'Rulers Ruled by Women': An Economic Analysis of the Rise and Fall of Women's Rights in Ancient Sparta
Robert K. Fleck
Montana State University - Bozeman - Department of Agricultural Economics and Economics
F. Andrew Hanssen
August 22, 2005
Throughout most of history, women as a class have possessed relatively few formal rights. The women of ancient Sparta were a striking exception. Although they could not vote, Spartan women reportedly owned 40 percent of Sparta's agricultural land and enjoyed other rights that were equally extraordinary. We offer a simple economic explanation for the Spartan anomaly. The defining moment for Sparta was its conquest of a neighboring land and people, which fundamentally changed the marginal products of Spartan men's and Spartan women's labor. To exploit the potential gains from a reallocation of labor - specifically, to provide the appropriate incentives and the proper human capital formation - men granted women property (and other) rights. Consistent with our explanation for the rise of women's rights, when Sparta lost the conquered land several centuries later, the rights for women disappeared. Two conclusions emerge that may help explain why women's rights have been so rare for most of history. First, in contrast to the rest of the world, the optimal (from the men's perspective) division of labor among Spartans involved women in work that was not easily monitored by men. Second, the rights held by Spartan women may have been part of an unstable equilibrium, which contained the seeds of its own destruction.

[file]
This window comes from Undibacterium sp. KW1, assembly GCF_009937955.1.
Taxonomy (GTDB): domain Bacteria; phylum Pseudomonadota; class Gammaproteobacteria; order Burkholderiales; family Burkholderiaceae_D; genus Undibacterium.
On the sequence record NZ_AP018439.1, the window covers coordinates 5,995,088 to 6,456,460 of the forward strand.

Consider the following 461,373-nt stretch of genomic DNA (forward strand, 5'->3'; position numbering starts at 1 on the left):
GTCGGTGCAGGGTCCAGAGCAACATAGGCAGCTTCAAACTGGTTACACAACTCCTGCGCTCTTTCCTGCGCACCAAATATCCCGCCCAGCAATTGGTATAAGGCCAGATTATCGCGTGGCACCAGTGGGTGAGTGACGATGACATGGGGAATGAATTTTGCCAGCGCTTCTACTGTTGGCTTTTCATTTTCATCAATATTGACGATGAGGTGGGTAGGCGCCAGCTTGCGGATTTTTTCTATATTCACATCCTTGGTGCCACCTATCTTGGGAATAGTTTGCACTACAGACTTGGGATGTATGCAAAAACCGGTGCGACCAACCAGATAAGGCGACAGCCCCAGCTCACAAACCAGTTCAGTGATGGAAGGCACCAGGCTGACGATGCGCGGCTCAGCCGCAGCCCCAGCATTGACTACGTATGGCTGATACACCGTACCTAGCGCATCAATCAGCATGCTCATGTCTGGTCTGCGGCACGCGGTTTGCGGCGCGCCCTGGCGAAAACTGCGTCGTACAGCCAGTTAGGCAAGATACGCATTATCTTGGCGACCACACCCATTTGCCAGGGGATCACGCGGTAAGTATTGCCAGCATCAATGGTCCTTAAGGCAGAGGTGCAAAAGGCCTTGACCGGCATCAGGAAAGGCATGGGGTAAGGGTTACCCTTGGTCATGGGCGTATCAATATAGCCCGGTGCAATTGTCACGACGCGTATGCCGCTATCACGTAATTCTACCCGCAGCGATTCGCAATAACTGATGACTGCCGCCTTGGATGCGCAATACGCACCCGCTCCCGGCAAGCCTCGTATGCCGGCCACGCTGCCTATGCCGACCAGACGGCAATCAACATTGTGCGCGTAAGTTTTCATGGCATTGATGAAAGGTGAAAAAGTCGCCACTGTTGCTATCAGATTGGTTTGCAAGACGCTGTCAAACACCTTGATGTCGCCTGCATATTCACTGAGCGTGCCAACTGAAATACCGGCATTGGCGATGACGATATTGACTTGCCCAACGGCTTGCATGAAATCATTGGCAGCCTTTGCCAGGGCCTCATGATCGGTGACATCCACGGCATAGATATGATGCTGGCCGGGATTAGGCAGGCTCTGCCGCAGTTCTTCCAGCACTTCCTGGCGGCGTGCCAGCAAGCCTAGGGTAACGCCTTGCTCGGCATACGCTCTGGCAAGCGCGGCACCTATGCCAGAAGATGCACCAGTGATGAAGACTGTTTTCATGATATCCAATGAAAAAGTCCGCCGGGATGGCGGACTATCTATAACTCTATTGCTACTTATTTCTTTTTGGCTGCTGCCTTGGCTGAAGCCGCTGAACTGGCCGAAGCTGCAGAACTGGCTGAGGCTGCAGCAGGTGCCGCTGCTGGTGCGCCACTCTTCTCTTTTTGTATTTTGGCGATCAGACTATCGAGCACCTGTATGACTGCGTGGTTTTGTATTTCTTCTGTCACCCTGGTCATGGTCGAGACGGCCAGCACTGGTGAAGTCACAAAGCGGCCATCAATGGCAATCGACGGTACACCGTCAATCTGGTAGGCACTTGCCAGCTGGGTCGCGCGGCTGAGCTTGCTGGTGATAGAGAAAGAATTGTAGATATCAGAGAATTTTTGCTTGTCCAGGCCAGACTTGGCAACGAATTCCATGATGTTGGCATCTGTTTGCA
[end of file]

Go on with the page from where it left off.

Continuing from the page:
Number of Pages in PDF File: 35
Keywords: women's rights, property rights, political economy, ancient Greece
JEL Classification: D23, D70, J16, J20, K11, N33, N43working papers series
Date posted: August 30, 2005
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